The SDF is waiting to evacuate all civilians from the Baghouz enclave before forcing the remaining jihadists there to surrender or storming the tiny area by force.

Omar escaped along with two Iraqi children, Mustafa and Dia, who had been her neighbors for two years as their respective households moved through Syria together during Islamic State’s long retreat to Baghouz.

EATING GRASS

As Islamic State’s many enemies advanced against it, the group would move its captives from place to place. “They were hiding us in different places so we couldn’t be seen or helped,” Omar said.

Their Islamic State captors were “rigorous” in checking who left, said the teenage boys, Mustafa and Dia, who said they had stayed longer in the enclave to help Omar leave.

After a month of siege in the tiny pocket at Baghouz, a cluster of hamlets and farmland on the banks of the Euphrates at the Iraqi border, they were reduced to eating grass and hiding in holes when there was fighting, they said.

They all managed to get away from her “husband” by paying him money. Many Islamic State fighters remained in Baghouz as they left on Thursday, dug into tunnels under the area, the boys said.

Speaking in the desert outside Baghouz, where people who had left the enclave were searched, questioned and sorted between civilians and fighters, Omar spoke of how she had been captured.

“They took me from Iraq. They captured us on the road and said ‘we won’t do anything bad to you, but you must convert to Islam’. We were afraid to be killed so we converted,” she said.

It did not save them. After months of capture, the women were split from the men, whom she never saw again. Captured boys aged 7-15 were taken to be brainwashed and trained as Islamic State fighters, she said.

She was taken to Raqqa, the group’s Syrian “capital”, which fell to the SDF during Islamic State’s year of big defeats in 2017, and then down the Euphrates to Baghouz.

“Today I reached the democratic forces and they said ‘we will let you go out of the Islamic State’… and thank God, they helped me and let me out,” she said.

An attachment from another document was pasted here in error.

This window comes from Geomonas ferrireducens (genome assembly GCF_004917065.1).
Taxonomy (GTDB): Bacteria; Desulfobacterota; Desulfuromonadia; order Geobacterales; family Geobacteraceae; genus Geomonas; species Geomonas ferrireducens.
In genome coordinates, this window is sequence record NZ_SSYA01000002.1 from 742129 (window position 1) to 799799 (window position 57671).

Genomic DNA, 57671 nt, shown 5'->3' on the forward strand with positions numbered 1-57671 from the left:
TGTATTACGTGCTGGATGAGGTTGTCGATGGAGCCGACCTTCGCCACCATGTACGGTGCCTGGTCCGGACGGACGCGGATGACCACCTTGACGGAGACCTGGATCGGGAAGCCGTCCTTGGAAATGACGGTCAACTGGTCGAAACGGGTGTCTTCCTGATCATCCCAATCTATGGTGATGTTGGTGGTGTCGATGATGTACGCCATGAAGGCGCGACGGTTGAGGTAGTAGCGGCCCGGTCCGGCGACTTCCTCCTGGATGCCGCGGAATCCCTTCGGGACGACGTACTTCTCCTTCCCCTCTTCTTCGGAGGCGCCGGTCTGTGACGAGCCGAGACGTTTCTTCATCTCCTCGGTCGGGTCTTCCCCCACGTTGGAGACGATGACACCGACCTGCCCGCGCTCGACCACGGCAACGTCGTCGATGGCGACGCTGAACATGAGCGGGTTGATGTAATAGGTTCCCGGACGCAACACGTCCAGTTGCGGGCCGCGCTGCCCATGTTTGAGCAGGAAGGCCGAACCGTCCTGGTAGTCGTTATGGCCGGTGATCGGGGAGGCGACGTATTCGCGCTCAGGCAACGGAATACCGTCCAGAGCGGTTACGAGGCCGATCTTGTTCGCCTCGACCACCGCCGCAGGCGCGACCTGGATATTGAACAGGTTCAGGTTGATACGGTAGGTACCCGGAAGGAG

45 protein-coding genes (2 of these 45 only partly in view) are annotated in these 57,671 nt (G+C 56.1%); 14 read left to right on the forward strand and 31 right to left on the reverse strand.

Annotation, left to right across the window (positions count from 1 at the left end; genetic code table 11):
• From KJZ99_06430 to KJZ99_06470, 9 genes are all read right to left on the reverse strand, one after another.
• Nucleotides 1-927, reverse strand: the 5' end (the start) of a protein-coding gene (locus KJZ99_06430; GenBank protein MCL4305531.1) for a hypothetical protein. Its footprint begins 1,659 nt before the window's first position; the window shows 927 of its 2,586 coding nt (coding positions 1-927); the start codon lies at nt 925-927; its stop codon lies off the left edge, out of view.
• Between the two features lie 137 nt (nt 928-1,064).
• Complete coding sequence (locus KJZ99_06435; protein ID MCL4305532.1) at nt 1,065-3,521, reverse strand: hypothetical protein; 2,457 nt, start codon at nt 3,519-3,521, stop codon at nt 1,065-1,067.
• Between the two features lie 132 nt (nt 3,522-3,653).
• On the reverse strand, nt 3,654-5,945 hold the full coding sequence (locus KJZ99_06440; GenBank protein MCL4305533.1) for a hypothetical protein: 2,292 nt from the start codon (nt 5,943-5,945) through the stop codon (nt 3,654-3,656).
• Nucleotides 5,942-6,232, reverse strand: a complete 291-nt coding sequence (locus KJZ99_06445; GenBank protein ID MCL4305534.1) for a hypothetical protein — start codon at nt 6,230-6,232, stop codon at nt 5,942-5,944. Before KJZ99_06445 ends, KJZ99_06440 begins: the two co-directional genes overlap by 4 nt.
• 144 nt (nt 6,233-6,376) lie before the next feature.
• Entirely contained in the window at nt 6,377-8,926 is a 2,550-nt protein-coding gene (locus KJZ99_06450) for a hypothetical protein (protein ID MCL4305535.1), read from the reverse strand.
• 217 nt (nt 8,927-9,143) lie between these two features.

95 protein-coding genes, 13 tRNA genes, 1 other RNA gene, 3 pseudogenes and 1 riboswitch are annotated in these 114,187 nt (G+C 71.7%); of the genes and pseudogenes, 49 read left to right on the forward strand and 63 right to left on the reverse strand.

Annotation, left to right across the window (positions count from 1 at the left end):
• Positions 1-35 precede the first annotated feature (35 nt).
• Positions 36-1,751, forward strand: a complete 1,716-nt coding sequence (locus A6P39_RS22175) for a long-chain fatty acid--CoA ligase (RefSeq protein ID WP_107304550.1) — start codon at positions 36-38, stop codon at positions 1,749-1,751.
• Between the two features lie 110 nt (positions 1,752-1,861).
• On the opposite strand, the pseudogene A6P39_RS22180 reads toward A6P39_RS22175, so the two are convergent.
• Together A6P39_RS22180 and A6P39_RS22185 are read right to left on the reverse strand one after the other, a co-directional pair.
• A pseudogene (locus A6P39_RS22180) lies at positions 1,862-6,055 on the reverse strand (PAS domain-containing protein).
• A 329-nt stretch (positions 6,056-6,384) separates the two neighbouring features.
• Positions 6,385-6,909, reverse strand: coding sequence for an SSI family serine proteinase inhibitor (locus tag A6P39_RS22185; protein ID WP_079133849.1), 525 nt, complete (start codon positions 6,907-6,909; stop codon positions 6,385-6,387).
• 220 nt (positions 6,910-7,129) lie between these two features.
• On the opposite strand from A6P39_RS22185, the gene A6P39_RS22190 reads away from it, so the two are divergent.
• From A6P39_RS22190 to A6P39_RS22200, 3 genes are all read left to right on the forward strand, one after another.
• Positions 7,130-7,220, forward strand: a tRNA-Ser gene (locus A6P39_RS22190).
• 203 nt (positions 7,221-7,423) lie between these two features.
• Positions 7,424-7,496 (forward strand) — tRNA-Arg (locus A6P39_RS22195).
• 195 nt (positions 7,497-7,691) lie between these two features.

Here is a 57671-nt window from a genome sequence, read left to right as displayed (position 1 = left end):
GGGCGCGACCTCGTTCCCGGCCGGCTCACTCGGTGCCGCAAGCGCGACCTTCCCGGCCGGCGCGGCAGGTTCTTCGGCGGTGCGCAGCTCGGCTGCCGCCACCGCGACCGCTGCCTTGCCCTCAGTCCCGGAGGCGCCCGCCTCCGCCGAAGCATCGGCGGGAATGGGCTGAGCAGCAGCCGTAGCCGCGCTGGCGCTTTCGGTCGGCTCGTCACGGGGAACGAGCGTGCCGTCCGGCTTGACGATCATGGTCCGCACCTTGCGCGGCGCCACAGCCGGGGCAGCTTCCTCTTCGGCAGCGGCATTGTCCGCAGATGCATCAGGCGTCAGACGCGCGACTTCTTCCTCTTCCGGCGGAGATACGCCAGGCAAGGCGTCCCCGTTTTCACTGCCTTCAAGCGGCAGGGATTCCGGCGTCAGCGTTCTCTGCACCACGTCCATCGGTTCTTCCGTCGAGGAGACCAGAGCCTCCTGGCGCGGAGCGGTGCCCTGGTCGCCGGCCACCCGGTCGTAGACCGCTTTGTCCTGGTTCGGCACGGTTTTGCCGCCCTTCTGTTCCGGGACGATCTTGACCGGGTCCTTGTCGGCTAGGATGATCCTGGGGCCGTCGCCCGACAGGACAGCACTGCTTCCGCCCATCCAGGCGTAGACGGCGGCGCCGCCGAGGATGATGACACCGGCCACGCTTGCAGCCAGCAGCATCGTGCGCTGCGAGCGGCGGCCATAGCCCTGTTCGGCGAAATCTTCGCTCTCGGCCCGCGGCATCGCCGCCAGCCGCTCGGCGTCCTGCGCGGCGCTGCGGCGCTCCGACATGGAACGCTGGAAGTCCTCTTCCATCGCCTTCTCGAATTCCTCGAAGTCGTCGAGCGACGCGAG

(Reporting By Reuters TV; additional reporting by Omar Fahmy in Cairo; writing by Angus McDowall in Beirut; Editing by Gareth Jones)

‘I only saw America killing”: an IS widow’s view of Syria’s war

Um Walaa, originally from Morocco with French nationality, and widow of an Islamic state fighter, is seen near Baghouz, Syria in this still image taken from a video shot on March 5, 2019. ReutersTV via REUTERS

NEAR BAGHOUZ, Syria (Reuters) – Emerging from Islamic State’s last enclave in eastern Syria, a widow of one of the group’s fighters made no effort to hide her enmity toward the United States as she handed herself over to U.S.-backed Syrian forces besieging the area.

“This is not war. I did not see fighters, people taking up arms and waging jihad against America. No, I only saw America killing – a lot,” French national Um Walaa’s told Reuters TV after being evacuated from Baghouz near the Iraqi border.

“…They used to say we (Islamic State) made the world scared, honestly, I did not see this. I did not see that we terrorized the world.”

Her words offer a snapshot of the feelings harbored by the followers and fighters of the hardline group who have poured out of the enclave by the thousand over the past month.

After subjecting much of Syria and Iraq to a regime whose distinguishing features included mass killing, sexual enslavement and crucifixion, Islamic State is on the brink of losing its last sliver of populated territory.